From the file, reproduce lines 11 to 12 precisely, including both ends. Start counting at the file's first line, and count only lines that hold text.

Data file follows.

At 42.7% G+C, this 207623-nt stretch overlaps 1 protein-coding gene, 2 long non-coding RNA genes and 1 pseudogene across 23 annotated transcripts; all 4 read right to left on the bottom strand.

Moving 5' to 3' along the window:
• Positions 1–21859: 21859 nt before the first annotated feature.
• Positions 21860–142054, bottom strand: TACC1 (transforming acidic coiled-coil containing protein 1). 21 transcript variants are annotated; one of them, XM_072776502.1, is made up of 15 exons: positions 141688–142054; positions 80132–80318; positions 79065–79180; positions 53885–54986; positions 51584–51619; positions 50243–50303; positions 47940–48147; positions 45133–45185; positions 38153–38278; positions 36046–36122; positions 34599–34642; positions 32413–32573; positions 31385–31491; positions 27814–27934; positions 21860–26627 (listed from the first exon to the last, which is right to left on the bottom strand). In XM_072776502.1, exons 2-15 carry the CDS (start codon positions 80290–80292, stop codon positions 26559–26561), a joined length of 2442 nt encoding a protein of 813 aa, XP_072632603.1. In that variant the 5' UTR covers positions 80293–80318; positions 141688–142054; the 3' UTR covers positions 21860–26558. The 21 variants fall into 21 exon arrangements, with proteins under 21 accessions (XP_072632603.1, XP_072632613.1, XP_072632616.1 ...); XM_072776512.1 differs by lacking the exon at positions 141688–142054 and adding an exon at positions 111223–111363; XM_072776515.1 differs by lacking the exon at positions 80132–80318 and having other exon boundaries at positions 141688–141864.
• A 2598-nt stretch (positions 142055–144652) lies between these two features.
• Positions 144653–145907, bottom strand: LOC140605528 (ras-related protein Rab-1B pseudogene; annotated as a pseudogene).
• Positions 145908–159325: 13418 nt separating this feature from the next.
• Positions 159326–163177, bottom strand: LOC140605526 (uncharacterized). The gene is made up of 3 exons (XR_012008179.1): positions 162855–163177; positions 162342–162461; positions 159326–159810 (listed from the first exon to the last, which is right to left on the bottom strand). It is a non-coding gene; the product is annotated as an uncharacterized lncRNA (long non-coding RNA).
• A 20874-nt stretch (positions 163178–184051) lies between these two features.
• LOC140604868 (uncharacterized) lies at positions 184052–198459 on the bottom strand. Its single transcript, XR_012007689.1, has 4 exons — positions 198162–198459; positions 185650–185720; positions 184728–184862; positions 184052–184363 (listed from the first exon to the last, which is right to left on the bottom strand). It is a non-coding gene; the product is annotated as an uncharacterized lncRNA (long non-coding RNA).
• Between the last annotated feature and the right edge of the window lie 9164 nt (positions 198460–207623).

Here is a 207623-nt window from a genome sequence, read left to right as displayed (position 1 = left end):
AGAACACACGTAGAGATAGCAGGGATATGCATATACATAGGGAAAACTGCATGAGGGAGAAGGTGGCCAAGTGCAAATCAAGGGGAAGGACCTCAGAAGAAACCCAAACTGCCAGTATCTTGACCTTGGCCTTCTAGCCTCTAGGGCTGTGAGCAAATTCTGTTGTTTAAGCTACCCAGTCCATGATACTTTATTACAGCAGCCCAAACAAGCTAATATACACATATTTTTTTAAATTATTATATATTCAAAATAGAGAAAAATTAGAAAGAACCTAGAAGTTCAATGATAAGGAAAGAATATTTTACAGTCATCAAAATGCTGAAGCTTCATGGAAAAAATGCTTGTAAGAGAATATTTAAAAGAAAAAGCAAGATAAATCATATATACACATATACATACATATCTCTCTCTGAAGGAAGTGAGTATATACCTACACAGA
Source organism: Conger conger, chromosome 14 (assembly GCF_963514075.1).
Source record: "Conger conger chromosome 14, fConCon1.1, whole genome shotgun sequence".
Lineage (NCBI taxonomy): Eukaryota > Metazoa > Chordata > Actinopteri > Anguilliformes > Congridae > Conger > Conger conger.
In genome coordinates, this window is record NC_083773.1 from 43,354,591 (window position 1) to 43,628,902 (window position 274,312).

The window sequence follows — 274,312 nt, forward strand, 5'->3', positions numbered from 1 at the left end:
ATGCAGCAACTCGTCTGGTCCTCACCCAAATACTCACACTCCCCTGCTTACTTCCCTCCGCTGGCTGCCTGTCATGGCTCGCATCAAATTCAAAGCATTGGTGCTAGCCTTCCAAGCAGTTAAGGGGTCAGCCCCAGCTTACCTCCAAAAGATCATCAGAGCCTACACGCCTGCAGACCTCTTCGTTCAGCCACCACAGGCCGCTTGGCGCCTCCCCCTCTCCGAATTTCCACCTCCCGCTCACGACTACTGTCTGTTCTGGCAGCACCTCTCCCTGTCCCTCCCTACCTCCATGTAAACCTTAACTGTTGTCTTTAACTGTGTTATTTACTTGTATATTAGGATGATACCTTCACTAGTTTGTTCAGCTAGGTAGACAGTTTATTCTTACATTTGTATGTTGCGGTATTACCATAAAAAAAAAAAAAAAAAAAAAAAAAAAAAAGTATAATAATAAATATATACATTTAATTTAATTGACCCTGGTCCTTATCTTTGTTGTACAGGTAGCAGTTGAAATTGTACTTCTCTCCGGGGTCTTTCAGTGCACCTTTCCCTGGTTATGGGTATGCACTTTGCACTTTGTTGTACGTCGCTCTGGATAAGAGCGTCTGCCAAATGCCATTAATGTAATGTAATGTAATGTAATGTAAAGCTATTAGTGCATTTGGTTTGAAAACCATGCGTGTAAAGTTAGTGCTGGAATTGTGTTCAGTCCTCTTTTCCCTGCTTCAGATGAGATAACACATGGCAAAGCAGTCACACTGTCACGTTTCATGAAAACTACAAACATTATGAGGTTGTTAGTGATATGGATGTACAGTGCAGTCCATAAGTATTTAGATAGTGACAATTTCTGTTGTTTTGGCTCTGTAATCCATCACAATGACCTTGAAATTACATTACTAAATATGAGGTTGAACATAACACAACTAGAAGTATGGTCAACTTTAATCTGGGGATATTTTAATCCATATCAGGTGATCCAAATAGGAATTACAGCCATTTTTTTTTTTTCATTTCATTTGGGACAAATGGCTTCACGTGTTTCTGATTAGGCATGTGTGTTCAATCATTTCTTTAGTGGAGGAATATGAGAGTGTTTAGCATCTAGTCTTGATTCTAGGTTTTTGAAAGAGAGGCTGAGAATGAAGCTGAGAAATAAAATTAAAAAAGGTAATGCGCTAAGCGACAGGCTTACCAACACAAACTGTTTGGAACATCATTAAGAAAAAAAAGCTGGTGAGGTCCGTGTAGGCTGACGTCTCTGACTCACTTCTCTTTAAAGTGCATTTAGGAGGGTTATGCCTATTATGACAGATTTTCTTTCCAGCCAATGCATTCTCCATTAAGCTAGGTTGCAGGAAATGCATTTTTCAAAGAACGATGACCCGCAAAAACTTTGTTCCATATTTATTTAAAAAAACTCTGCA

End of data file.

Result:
• Between the last annotated feature and the right edge of the window lie 9164 nt (positions 198460–207623).

Here is a 207623-nt window from a genome sequence, read left to right as displayed (position 1 = left end):